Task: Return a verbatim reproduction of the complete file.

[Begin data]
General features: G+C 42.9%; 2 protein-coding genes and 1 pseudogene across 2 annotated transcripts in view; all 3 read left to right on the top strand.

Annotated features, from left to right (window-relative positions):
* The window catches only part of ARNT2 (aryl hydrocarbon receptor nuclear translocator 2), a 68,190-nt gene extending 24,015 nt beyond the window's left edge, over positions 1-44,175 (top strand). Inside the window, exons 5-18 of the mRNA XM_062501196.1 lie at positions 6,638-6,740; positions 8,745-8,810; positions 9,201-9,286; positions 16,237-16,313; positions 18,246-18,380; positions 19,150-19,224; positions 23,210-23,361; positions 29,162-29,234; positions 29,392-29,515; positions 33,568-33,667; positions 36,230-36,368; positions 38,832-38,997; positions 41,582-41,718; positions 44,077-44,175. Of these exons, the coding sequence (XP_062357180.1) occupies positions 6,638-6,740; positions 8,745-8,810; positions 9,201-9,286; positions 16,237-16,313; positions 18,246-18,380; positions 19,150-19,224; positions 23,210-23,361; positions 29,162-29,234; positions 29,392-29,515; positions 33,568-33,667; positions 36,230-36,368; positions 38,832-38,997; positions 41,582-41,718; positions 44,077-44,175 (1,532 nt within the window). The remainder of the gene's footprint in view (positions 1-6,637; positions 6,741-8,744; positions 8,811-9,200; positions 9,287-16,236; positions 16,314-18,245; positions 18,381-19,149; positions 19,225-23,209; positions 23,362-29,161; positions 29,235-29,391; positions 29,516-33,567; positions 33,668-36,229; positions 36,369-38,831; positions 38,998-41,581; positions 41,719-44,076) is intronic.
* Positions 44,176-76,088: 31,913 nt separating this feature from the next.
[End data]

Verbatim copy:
General features: G+C 42.9%; 2 protein-coding genes and 1 pseudogene across 2 annotated transcripts in view; all 3 read left to right on the top strand.

Annotated features, from left to right (window-relative positions):
* The window catches only part of ARNT2 (aryl hydrocarbon receptor nuclear translocator 2), a 68,190-nt gene extending 24,015 nt beyond the window's left edge, over positions 1-44,175 (top strand). Inside the window, exons 5-18 of the mRNA XM_062501196.1 lie at positions 6,638-6,740; positions 8,745-8,810; positions 9,201-9,286; positions 16,237-16,313; positions 18,246-18,380; positions 19,150-19,224; positions 23,210-23,361; positions 29,162-29,234; positions 29,392-29,515; positions 33,568-33,667; positions 36,230-36,368; positions 38,832-38,997; positions 41,582-41,718; positions 44,077-44,175. Of these exons, the coding sequence (XP_062357180.1) occupies positions 6,638-6,740; positions 8,745-8,810; positions 9,201-9,286; positions 16,237-16,313; positions 18,246-18,380; positions 19,150-19,224; positions 23,210-23,361; positions 29,162-29,234; positions 29,392-29,515; positions 33,568-33,667; positions 36,230-36,368; positions 38,832-38,997; positions 41,582-41,718; positions 44,077-44,175 (1,532 nt within the window). The remainder of the gene's footprint in view (positions 1-6,637; positions 6,741-8,744; positions 8,811-9,200; positions 9,287-16,236; positions 16,314-18,245; positions 18,381-19,149; positions 19,225-23,209; positions 23,362-29,161; positions 29,235-29,391; positions 29,516-33,567; positions 33,668-36,229; positions 36,369-38,831; positions 38,998-41,581; positions 41,719-44,076) is intronic.
* Positions 44,176-76,088: 31,913 nt separating this feature from the next.